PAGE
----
College soccer has long been a testing ground for players looking to reach the next level, for coaches trying to prove their worth on a larger scale, and for the integration of new technology to the game.
With the recent rise in awareness about concussions, Santa Barbara City College, Princeton, and other teams have shepherded in new programs to help identify the occurrence of concussions for players, as well as track the amount of hits to the head during games and practices.
While certain programs focus on the head, Cal Poly Pomona has been keeping an eye on the heart this season. The Broncos are 15-1-1 on the season and enjoying one of the best campaigns in school history.
While much of the success on the field is a result of head coach Yossi Raz’s second season in charge, the Broncos use of heart monitors has also been a key factor in the achievements of the team.
“We aspire to be the best program possible,” Raz told TopDrawerSoccer about the use of the monitors. “[The monitors] compliment the players’ training so they can perform best in a game.”
Heart-rate monitors have been around for a long time in sports and especially in soccer. Most major programs use them in some way or another and the technology is beginning to trickle down to club soccer teams.
As the popularity of monitors has grown, more people have become familiar with the technology, which has helped push forward the data and usefulness that it can provide.
Adam Parr of A Parr Fitness & Sport Performance helped Cal Poly Pomona get started with the monitors.
“I believe that heart rate is the most accurate measure of exercise intensity,” Parr said. “It is the effective tactical of reaching performance goals.”
Raz is singing the praises of the technology for his team this season.
“I think it is great so far,” he said. “I’m not jinxing it. We’ve yet to suffer muscle injuries. It takes more than [just the monitors] though. It’s part of an ecosystem. It’s a complimentary tool for them to be able to use: heart rate monitors, nutrition supplements, proper training, recovery, etc.”
Raz said that he is looking forward to continuing the relationship with Parr as he learns more about the technology, which he believes will only help with his decisions as a coach moving forward.
The medical advancements are not the only field that college soccer is relying on to help advance the game. Virginia is pioneering the use of advanced analytics and statistics thanks to operations assistant Oliver Gage.
Gage, by his own omission, is on an uncharted path. While some colleges chart pass completions, possession, and other statistics, Gage is taking a professional approach to the numbers he presents to the players and other coaches at Virginia.
Following his time playing and earning his master’s degree in organizational leadership at Mercyhurst College, Gage went back to England and began working with Sheffield Wednesday. After earning a full-time role with Sheffield Wednesday, Gage decided to return to the States.
“When I sat down with [Virginia head coach] George Gelnovatch, I had a vision of what I wanted to do,” Gage said. “It was to model a college program after an English club.”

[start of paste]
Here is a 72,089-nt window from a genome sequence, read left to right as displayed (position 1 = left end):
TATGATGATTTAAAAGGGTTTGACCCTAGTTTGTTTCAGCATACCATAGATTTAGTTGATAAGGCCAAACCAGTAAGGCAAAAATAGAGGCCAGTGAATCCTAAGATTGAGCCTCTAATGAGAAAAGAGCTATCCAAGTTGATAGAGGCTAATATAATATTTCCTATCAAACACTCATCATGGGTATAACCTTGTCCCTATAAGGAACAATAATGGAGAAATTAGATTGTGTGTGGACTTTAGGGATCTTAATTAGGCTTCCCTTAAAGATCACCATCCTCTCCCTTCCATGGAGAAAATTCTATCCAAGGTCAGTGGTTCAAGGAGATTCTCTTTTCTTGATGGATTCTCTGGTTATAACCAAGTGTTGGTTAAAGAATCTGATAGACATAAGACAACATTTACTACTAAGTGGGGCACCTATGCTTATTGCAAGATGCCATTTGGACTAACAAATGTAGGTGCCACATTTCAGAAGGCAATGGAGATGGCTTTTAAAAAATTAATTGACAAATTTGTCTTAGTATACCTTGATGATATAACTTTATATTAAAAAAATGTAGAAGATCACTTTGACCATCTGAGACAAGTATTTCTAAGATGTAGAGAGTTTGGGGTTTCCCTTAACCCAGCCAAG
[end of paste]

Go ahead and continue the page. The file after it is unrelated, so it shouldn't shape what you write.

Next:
Through his work with Sheffield Wednesday, Gage built relationships and learned his craft to the level of an expert. He now works closely with the guys at ProZone, which puts Virginia roughly at the same level as most MLS teams.
Gelnovatch added Gage to the staff as the operations assistant midway through the 2013 season.
“It is hard to come in with all guns blazing,” Gage said about introducing the analysis to the players and coaches. “I think you have to be here for a little bit of time and build people’s trust little by little. You have to almost use the numbers to back up what they thought. Once the coaches buy into it, then you can start presenting them with things.”
Following nearly a year in the position, Gage is becoming more comfortable with what he can share with the players and coaches.
“The guys love it,” he said. “After every game, I print off a report with key points like passing percentages and I start benchmarking them. They really enjoy it and start going further into it.”
There is a considerable amount of information that Gage presents to both players and coaches. Among a sliver of the data that he uses is a program called SportsCode, which allows him to chart the game as it occurs and help make adjustments.
Gage wrote on his blog about how he used the technology and the numbers last season to help midfielder Todd Wharton at halftime of a game.
“It completely changed the way he played in the second half,” Gage said. “There is a couple of people who do that, but it is very generic. We have a former soccer player [looking at and analyzing the numbers]. It is a real edge.”
While Gage and Virginia are well ahead of the curve, they aren’t satisfied. Gage continues the push to stay at the forefront. This season, Gage is helping put together draft profiles for the seniors at Virginia.
“I am preparing a statistical profile for their key tendencies,” Gage said. “For example with [senior midfielder] Eric Bird, we are building a package that he send away to clubs to show that his numbers are like Tim Cahill. He definitely has a different level of analysis than other prospective players.”
Gage is now folded into the fabric of Virginia, and while he is not allowed to coach due to NCAA rules limiting the amount of coaches on a staff, his input is clear in the way the Cavaliers approach training and games.
Given Virginia’s success, it is realistic to assume that other programs will follow suit. Gage says he is happy to assist coaches in heading in the right direction with what he does and how it translates to the game.
“When coaches come to me, I am happy to point them in the right direction,” Gage said. “It is such a new industry. No one keeps their work to themselves. I would be nowhere near the analyst I am now without the help of others. I am happy to help.”